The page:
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Inflation is Here (It Always Has Been) Part 1

Remember the Jimmy Carter era, with interest peaking at 21% prime rate, mortgages peaking at 18.5%, money market yields above 12%, gasoline lines, waiting for 8-gallon maximum purchases on alternate days, sweaters in the White House, key locks on commercial thermostats to assure the thermostat police that no one was warm enough or cool enough to be truly comfortable, washers inserted into shower heads to reduce the water flow, low-flush toilets, lower-yet-flush toilets, hostages in Iran, helicopter crashes, oil embargos, and the so-called American “malaise”?  I do.  In fact, some of these things irritate me to this day.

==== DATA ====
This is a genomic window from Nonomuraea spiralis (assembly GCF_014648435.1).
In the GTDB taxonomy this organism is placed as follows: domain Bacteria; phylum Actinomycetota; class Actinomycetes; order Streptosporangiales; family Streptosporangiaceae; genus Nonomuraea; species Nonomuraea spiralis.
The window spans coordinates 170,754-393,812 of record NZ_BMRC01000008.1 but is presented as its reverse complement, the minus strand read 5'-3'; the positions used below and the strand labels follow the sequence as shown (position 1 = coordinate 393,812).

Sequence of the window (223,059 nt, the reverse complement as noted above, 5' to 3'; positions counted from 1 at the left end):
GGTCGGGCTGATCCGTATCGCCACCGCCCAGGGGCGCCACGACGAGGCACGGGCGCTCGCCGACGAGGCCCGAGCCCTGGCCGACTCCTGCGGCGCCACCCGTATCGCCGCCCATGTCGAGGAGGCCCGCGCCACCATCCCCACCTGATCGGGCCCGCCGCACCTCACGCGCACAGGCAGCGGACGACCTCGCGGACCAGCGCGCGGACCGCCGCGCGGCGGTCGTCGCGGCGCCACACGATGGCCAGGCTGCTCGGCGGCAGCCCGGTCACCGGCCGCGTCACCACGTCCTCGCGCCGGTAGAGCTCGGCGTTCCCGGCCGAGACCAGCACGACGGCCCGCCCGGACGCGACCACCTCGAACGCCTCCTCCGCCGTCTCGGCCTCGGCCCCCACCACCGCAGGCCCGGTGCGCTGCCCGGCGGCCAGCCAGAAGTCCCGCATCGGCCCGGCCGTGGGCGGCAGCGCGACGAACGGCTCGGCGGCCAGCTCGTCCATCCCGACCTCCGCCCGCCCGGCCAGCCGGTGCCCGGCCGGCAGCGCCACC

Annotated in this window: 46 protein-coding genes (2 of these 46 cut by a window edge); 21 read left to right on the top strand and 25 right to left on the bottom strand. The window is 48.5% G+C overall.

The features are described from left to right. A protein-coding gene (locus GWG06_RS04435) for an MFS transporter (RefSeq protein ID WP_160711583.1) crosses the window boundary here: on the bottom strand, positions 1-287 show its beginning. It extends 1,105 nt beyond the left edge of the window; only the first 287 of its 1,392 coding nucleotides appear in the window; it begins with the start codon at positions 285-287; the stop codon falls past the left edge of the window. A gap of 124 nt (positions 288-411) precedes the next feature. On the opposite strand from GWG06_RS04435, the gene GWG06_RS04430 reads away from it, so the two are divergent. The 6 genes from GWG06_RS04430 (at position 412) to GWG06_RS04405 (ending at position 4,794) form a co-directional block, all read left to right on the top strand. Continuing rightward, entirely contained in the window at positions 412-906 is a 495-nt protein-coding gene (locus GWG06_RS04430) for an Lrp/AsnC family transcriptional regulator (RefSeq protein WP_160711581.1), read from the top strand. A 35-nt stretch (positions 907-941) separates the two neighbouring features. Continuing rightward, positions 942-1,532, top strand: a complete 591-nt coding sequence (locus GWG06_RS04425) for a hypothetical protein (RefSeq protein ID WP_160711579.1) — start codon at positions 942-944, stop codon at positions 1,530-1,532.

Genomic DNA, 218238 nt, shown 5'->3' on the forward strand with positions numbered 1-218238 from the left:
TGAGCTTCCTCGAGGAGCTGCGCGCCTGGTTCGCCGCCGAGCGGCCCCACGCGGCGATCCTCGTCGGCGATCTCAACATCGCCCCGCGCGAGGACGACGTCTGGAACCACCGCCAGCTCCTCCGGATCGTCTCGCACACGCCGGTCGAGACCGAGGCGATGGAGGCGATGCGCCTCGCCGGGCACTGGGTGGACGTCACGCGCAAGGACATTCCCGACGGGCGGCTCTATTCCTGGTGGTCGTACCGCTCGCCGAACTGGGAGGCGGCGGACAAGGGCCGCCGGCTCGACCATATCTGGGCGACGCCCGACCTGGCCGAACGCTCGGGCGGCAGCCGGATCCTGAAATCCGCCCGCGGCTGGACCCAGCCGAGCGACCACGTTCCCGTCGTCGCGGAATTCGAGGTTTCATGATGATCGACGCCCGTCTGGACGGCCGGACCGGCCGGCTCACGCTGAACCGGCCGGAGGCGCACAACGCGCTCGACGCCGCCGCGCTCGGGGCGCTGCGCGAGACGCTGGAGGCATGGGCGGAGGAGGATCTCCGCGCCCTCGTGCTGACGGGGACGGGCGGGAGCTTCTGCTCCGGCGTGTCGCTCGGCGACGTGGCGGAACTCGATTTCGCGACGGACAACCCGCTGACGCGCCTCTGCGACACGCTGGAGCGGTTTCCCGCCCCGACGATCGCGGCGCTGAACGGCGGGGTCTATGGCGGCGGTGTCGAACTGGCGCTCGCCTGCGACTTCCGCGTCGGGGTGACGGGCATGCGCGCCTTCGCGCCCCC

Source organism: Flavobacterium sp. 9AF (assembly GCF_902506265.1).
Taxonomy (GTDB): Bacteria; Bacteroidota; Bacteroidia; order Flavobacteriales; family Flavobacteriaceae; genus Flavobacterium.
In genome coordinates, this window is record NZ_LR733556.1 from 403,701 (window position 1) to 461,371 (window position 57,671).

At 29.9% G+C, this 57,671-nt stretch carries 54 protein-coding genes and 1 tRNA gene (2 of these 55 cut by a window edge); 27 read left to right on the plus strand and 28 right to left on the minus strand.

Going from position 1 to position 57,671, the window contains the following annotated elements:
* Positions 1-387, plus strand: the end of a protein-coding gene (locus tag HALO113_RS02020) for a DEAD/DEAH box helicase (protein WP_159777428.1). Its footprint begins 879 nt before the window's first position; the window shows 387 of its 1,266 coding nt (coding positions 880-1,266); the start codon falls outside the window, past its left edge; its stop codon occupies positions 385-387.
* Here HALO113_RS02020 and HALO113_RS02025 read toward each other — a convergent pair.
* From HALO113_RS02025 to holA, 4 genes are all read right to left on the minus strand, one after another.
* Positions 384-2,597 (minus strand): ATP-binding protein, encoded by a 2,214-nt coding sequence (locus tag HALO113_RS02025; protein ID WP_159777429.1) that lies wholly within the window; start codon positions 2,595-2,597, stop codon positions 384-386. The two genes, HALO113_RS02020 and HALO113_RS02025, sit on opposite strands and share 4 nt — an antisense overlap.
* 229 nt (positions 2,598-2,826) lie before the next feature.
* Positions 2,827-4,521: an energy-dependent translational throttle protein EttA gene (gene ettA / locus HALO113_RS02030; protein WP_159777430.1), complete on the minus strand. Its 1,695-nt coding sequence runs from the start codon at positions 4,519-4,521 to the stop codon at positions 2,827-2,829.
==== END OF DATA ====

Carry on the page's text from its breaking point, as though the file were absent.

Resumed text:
This “nostalgic” look back is brought to you by the currently-changing inflation picture in this country.  The Bureau of Labor Statistics (BLS) is telling us that the Consumer Price Index (CPI) has increased about 1% over the last 12 months, but it is likely to rise in the near future.  The Federal Reserve (at least before last week) agreed.  For those of you who are able to fog up a mirror, I’ll bet you know that something is wrong with that analysis.  Until recently, buying gasoline was a lot of fun, relatively speaking; everything else – not so much!  From about $1.59/gallon, the average has risen to $2.02/gallon.  Still good, but the trend is unmistakable.